The Mother of All Melts

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Polar bears investigate the USS Honolulu 28 miles from the North Pole. Credit: Chief Yeoman Alphonso Braggs, US-Navy.Polar bears investigate the USS Honolulu 28 miles from the North Pole. Credit: Chief Yeoman Alphonso Braggs, US-Navy.

Arctic sea ice volume just reached its lowest on record ever for early July. This according to data and modelling from the University of Washington Polar Science Center.

Sea ice is an important climate indicator. It’s composed mostly of frozen seawater and forms at lower temperatures than freshwater—at or below -1.8 °C/28.8 °F.

Typically in the Arctic, sea ice ages and thickens from winter to winter. Most scientists agree that perennial ice cover in the Arctic dates back at least 700,000 years. Some calculate 4 million years.

These days it’s thinning and disappearing. I wrote in February about how bad the 2011 winter Arctic sea ice was looking—and how poorly this boded for our current summer ice conditions.

 

Narwhals tusking. Credit: Glenn Williams, NIST.Narwhals tusking. Credit: Glenn Williams, NIST.

In 2003 NASA predicted perennial ice could be gone by the end of the 21st century. Since then, the melting continues to accelerate faster than the models can keep up.

Here’s what the Polar Science Center has to say about chasing after the superdynamic realities of sea ice in a warming world:

Sea ice volume… depends on both ice thickness and extent and therefore more directly tied to climate forcing than extent alone. However, Arctic sea ice volume cannot currently be observed continuously.  Observations from satellites, Navy submarines, moorings, and field measurements are all limited in space and time.  The assimilation of observations into numerical models currently provides one way of estimating sea ice volume changes on a continous basis. Volume estimates using age of sea ice as a proxy for ice thickness are another useful method (see here and here).  Comparisons of the model estimates of the ice thickness with observations help test our understanding of the processes represented in the model that are important for sea ice formation and melt.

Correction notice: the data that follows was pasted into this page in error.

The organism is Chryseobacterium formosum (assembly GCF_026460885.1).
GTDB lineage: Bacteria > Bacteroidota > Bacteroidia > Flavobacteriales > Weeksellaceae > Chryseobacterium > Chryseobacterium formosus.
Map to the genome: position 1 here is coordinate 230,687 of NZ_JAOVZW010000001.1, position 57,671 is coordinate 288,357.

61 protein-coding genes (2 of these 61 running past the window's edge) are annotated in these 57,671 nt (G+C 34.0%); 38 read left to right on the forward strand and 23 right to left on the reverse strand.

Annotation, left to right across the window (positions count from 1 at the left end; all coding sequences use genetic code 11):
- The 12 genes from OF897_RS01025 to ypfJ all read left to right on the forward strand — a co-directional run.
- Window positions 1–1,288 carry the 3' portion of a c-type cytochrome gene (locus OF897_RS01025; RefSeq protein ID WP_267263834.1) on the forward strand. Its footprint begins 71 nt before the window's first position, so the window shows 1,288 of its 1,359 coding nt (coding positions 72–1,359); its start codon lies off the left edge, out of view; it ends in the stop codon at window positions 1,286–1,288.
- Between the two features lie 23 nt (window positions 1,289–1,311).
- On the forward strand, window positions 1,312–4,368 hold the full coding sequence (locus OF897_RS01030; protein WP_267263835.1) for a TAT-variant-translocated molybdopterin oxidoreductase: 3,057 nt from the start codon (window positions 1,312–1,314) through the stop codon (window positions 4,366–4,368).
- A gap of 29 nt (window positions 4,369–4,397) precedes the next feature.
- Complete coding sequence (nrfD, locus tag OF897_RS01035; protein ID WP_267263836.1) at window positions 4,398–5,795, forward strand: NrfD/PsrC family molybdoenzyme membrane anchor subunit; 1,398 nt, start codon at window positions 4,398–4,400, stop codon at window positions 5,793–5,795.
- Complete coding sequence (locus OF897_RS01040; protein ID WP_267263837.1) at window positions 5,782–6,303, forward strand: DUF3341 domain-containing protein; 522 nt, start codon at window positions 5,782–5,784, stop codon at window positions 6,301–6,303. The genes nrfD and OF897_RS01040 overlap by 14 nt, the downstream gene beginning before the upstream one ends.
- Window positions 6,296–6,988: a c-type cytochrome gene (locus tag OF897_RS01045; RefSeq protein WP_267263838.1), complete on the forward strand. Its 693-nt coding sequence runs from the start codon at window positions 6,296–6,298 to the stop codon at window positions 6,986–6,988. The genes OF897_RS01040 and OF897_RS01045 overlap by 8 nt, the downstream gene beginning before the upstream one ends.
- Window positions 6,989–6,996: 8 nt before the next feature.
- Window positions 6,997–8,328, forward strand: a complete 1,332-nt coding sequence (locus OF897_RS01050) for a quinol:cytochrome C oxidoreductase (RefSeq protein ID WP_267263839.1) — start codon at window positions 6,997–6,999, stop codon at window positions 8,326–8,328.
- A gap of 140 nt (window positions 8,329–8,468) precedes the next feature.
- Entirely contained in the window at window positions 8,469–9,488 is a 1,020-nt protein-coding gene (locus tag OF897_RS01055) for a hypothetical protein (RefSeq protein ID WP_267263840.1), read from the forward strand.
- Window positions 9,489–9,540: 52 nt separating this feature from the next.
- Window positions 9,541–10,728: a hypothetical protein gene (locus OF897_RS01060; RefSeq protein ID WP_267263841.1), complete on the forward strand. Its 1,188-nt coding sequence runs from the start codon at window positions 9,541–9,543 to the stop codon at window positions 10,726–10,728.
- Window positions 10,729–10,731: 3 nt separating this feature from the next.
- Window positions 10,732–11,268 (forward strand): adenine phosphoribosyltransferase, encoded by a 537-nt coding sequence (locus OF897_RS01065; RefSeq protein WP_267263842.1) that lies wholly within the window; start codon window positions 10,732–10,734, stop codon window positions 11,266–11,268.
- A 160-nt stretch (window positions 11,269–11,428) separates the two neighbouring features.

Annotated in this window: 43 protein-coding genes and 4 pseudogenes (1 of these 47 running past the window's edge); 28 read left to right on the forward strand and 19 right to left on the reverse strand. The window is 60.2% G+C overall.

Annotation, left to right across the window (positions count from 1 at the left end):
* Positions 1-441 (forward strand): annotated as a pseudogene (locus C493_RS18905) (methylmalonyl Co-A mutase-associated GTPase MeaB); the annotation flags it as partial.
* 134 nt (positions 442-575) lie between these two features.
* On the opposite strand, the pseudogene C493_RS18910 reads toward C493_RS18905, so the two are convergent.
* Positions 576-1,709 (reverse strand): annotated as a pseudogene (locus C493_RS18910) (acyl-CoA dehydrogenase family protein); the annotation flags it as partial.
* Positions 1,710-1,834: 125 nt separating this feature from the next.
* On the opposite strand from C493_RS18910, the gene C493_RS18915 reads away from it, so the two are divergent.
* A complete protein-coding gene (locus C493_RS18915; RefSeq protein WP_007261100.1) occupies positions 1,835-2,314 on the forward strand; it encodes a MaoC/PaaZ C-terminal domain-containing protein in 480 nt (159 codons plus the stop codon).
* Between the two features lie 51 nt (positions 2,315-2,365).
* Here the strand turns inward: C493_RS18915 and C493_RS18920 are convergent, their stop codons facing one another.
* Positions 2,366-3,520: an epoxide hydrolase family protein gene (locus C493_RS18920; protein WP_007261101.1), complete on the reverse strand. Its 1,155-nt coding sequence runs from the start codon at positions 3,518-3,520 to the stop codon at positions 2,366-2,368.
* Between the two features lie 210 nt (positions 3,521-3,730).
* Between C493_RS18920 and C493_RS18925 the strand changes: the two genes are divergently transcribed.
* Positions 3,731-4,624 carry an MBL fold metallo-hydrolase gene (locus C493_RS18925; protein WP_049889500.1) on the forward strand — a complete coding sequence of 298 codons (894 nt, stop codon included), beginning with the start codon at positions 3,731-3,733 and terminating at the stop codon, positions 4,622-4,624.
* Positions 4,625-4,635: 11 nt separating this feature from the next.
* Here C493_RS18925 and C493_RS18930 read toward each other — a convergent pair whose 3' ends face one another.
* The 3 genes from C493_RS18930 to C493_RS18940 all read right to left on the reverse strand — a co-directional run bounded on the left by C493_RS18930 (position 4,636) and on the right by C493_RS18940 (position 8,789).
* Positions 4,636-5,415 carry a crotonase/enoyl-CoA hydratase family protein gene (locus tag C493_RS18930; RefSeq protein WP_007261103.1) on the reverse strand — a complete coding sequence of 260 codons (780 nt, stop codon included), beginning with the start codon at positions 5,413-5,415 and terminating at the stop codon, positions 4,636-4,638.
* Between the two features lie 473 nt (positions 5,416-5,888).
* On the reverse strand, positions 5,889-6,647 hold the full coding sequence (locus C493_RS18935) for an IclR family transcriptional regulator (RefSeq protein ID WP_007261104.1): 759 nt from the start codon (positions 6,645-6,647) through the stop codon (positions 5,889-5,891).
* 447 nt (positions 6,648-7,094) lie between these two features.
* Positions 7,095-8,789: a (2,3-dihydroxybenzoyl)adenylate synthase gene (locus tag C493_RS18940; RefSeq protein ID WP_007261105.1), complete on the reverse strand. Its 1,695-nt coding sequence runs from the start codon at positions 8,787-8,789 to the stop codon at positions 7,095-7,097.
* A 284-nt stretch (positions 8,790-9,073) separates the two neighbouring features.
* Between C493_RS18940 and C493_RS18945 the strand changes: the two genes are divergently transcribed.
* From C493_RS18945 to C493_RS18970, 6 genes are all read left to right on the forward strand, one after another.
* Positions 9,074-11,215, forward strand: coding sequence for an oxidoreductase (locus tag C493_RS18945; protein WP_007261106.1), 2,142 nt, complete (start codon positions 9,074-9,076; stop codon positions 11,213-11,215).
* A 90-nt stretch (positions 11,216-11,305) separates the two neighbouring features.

Credit: National Snow and Ice Data Center.Credit: National Snow and Ice Data Center.

The graph above shows the following sea ice data: 

 
  • The 1970-200 average (solid gray line)

  • The 2007 all time low (dotted line)

  • The 2011 data, so far (blue line)

 

You can see how this year’s sea ice extent dipped below the record-low 2007 extent a few days ago.

 

 
 
 
 
 
 
 
 
 
 
 
 
 
 
 
 
 
 
 

Here you can see how last month—June 2011—sea ice extent was reduced by 47 percent, nearly half, compared to its maximum in 1979. That’s when we first began examining these things via the eyes of satellites.  Arctic sea ice extent for June 2011 was 11.01 million square kilometers/4.25 million square miles. The magenta line shows the 1979 to 2000 median extent for that month. The black cross indicates the geographic North Pole.  

 

 

 

 

 

 

 

 

 

 

 

 

 

 

 

 

Credit: Environment Canada.

As to which villains are driving this year’s steroidal melt, Jeff Masters at WunderBlog explains masterfully (you can see what he’s talking about in the weather map above):

The latest surface analysis from Environment Canada shows a 1039 mb high pressure system centered north of Alaska, which is bringing clear skies and plenty of ice-melting sunshine to the Arctic. The combined action of the clockwise flow of air around the high and counter-clockwise flow of air around a low pressure system near the western coast of Siberia is driving warm, southerly winds into the Arctic that is pushing ice away from the coast of Siberia, encouraging further melting. This pressure pattern, known as the Arctic Dipole, was dominant over the Arctic during June, leading to June having the 2nd lowest extent on record, and the record low extent observed at the beginning of July. The Arctic Dipole began emerging in the late 1990s, and was unknown before then; thus climate change is suspected as its primary cause. The Arctic Dipole has become increasingly common in the last six years, and has contributed significantly to the record retreat of Arctic sea ice.

Walrus in the Chukchi Sea. Credit: Sarah Sonsthagen, US Geological Survey.Walrus in the Chukchi Sea. Credit: Sarah Sonsthagen, US Geological Survey.

 

Crossposted from Deep Blue Home.

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